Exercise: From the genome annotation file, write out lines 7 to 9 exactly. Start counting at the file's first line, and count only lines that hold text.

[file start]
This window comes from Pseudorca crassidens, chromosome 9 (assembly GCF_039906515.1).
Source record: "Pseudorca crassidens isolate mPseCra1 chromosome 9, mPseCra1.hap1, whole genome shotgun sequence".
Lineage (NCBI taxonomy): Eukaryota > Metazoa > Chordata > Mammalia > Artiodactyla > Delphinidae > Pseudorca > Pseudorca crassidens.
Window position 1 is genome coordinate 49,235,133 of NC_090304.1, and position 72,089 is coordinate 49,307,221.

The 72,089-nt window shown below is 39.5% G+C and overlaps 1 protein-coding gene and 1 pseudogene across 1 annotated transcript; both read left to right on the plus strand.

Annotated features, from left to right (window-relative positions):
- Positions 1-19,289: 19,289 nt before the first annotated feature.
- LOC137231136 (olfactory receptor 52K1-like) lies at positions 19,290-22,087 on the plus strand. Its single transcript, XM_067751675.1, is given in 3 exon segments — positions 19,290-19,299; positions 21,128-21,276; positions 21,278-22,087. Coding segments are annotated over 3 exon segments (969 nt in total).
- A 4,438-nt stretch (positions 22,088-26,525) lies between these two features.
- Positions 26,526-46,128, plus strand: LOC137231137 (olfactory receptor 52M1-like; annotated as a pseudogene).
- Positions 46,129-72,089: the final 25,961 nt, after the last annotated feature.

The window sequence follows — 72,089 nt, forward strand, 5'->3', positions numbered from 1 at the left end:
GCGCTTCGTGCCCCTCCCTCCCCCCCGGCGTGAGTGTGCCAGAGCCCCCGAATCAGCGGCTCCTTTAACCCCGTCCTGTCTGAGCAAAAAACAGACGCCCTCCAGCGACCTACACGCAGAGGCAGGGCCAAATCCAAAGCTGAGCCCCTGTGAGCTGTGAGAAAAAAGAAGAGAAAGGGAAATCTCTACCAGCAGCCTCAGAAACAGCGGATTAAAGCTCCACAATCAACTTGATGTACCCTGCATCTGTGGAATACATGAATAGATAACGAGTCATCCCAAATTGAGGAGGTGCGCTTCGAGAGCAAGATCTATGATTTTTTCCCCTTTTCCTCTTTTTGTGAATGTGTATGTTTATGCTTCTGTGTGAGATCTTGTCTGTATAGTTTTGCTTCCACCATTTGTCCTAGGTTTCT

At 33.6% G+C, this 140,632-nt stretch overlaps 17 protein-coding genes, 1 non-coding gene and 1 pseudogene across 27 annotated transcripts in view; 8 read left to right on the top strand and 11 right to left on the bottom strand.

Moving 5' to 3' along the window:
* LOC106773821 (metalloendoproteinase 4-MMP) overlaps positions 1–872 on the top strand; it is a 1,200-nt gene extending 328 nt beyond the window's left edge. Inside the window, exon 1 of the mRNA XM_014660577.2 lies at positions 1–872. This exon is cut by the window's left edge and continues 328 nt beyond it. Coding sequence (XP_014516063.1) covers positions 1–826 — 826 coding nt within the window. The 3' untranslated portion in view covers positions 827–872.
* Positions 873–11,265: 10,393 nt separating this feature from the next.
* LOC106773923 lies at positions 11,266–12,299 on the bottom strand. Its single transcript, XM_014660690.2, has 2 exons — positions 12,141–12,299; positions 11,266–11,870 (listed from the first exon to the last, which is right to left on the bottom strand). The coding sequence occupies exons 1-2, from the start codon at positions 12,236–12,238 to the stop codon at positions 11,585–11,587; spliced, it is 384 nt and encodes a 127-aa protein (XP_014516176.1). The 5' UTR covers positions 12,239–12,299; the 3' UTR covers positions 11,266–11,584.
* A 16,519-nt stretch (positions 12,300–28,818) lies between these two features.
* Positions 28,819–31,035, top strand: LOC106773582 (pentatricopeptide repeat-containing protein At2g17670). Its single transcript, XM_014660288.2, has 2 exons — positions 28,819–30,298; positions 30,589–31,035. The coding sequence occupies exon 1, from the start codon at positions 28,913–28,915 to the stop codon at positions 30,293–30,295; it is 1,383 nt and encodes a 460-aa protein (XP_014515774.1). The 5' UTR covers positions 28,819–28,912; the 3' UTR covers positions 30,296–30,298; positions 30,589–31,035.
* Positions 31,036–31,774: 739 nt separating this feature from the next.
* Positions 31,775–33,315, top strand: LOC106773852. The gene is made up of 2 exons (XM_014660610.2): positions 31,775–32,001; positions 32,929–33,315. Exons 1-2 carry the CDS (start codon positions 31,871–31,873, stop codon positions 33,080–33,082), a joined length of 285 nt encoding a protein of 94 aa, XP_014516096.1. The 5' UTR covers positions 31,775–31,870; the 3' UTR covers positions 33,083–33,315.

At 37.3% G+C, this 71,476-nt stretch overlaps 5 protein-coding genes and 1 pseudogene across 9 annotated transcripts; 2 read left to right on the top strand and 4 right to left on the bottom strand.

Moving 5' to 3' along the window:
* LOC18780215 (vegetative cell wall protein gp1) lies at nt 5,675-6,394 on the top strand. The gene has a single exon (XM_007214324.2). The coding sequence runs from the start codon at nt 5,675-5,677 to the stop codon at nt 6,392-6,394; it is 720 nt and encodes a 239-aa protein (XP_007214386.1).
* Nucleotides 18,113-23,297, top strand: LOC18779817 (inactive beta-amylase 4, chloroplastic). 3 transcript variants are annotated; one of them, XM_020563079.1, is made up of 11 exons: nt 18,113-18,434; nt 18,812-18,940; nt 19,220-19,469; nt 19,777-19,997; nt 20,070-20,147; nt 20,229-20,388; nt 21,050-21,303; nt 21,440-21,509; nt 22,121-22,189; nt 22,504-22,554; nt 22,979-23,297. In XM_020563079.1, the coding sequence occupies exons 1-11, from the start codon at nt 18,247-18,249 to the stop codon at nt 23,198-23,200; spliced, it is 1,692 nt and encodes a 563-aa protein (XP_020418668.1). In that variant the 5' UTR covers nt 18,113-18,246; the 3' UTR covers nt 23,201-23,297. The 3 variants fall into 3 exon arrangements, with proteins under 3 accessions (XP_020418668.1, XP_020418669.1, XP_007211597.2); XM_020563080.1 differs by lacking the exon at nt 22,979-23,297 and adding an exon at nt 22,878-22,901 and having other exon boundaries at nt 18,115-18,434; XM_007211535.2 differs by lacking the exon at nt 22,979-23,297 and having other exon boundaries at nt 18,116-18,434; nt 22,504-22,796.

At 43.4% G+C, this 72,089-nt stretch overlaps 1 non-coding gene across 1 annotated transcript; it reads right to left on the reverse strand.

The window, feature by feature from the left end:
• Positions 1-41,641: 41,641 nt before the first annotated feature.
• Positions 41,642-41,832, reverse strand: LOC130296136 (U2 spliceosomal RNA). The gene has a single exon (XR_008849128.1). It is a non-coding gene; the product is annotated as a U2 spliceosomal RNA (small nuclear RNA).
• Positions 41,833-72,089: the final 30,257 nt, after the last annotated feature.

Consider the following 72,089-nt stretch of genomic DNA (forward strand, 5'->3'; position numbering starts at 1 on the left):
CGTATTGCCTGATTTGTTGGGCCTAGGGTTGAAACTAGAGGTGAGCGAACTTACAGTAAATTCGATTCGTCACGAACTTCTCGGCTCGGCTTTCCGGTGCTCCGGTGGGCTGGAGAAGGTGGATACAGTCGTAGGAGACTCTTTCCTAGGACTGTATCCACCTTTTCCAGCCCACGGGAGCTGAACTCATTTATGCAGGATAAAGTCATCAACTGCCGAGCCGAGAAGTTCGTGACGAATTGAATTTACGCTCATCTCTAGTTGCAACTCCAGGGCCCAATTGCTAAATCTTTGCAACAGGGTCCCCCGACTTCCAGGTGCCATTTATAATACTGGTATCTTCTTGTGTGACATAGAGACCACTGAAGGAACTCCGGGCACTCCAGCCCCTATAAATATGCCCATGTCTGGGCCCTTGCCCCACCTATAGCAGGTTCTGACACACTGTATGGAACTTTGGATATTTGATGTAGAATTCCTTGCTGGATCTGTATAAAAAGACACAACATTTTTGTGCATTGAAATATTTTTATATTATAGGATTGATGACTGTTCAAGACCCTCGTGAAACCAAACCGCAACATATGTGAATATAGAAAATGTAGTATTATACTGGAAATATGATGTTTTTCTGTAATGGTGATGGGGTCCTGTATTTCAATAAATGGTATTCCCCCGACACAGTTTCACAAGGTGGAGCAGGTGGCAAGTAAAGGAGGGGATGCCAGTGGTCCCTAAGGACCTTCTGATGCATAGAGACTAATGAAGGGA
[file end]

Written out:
- Positions 1-19,289: 19,289 nt before the first annotated feature.
- LOC137231136 (olfactory receptor 52K1-like) lies at positions 19,290-22,087 on the plus strand. Its single transcript, XM_067751675.1, is given in 3 exon segments — positions 19,290-19,299; positions 21,128-21,276; positions 21,278-22,087. Coding segments are annotated over 3 exon segments (969 nt in total).
- A 4,438-nt stretch (positions 22,088-26,525) lies between these two features.